Stop hiring Alan!

Stop hiring Alan!

As tempting as it is to use an Alan Partridge image for this post, it’s entirely possible this would undermine a serious and potentially sensitive issue – so I’ll resist…  

First things first, this post is not about a man called Alan.

I’ve seen Alan many times, in many churches, and in many guises.


Alan is a lovely guy (or gal).

He’s committed, servant-hearted and sometimes even has the rarest of gifts – time.

Alan might work in IT – he might have done for years. It’s possible he even builds websites or does graphic design for a living, or at least, he used to, back when the internet was young.

Or perhaps Alan doesn’t have a communications-related career, but he’s young; he seems to know what’s going on with technology that’s far too complicated for you to understand or keep up with.

Alan’s good points

We all have good and bad points, and Alan’s no exception. Here are some of the benefits he brings:

  • He’s hard working and willing to put in the time to make things happen, often on top of his busy lifestyle, full of work and family
  • Alan’s keen to share Jesus with those around him!
  • He recognises the potential of ‘digital’ to share the gospel with the local community and beyond
  • As such, Alan has a keen enthusiasm for new technological and online trends
  • More often than not, Alan’s already involved in leading (several) ministries

Alan’s bad points

On the other hand, here are some potential pitfalls you may encounter with Alan:

  • ‘Alans’ can sometimes struggle to see new or different approaches, and so tend to use the well-trodden path, which can lead to avoiding ‘change’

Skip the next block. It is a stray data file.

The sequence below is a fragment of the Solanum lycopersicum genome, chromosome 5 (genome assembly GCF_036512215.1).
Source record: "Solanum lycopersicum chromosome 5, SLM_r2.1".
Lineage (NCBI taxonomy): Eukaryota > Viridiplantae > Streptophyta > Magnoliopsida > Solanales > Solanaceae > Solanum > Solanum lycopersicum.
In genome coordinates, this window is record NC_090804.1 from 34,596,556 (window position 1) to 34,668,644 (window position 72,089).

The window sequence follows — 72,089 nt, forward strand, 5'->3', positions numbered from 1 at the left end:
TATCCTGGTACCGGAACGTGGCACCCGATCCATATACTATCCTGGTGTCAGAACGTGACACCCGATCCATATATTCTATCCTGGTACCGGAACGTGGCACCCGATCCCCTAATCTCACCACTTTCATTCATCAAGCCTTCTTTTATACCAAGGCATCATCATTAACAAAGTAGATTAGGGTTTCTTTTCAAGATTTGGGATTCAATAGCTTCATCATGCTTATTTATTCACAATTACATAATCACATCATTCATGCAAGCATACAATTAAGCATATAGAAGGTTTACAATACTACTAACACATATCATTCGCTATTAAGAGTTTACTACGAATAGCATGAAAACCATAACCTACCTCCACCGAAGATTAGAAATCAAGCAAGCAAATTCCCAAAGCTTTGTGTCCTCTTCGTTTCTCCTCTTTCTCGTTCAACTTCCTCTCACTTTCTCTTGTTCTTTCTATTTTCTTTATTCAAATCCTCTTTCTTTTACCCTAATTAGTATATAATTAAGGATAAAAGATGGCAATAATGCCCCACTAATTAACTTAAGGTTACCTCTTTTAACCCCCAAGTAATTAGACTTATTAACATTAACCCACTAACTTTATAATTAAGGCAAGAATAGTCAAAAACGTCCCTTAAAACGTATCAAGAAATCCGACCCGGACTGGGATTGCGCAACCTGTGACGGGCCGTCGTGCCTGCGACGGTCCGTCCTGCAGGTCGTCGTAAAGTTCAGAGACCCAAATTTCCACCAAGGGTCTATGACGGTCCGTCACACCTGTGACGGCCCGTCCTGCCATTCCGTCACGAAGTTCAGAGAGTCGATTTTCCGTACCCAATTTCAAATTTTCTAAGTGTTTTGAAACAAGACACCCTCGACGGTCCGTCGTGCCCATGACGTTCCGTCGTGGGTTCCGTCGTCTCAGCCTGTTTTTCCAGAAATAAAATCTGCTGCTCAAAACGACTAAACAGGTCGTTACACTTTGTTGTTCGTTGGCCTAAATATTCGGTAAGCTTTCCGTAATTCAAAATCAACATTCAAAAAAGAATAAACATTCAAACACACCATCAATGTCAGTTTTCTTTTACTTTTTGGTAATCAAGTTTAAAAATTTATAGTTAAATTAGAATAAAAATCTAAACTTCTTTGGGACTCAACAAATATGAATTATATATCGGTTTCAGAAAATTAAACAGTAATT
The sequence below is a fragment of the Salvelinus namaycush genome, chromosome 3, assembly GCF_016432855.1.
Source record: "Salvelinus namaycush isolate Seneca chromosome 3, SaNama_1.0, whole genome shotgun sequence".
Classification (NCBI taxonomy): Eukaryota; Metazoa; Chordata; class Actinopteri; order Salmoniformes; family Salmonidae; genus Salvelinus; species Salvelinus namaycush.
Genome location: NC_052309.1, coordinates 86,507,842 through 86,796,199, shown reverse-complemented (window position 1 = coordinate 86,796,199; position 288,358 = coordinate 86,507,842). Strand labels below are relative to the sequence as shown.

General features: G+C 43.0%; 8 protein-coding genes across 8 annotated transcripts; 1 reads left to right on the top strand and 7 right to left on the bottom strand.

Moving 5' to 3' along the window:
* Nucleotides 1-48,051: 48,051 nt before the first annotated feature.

• Because Alan ‘knows what he’s doing’ (whatever that means), it can often be hard to challenge his ideas of best-practices
  • Tied up with this is the knowledge that if Alan doesn’t do it, ‘we don’t really know who else to give the task to’, so disagreements must be avoided at all costs, as they might have the potential to offend, which would inevitably bring the digital communications ministry to a sudden halt
  • Through no fault of his own, the precursor for Alan’s appointment to lead the digital communications ministry is often ‘he seems to understand this more than anyone else here’, whether or not he actually knows what he’s doing
  • Because of this Alan’s ability to bring a website to the Internet, or to get a flyer printed, can often cause other key areas to be overlooked

Evidence of Alan

‘Alans’ come in many shapes and forms. Someone may be an Alan in one area of their ministry and completely different in another. Too often we place important tasks in Alan’s hands without knowing how well they’ll be handled.

You may find, for example, that Alan’s writing style may not be the best, but he ends up doing all of the copywriting because he’s the only one who knows how to ‘update the website’. Perhaps his preferred style of graphic design is ten years out of date, but he’s the only one in the church who ‘knows how to use Photoshop’, so when a flyer needs to be produced it’s up to him.

On a slightly bigger team, more communications roles are needed, including the ability to manage people and projects. Alan may not be the most organised person, or particularly skilled in giving personal feedback. Yet he is given this responsibility because he produces a nice poster or regularly updated the church Facebook page.

Here are a few other possible ways to spot Alan:

  • You’ve given him feedback or suggestions before but nothing has changed, either because he holds strongly to his views or because he’s too overworked to give the task the attention it requires
  • You’ve never seen an actual working example of his non-Church communications work
  • His work has been endorsed only by other churches
  • He’s in his role because he’s the best person you can think of to do it, whether or not it’s a good fit for him
  • He uses powerful, maybe expensive and outdated software, where something newer and simpler might do the job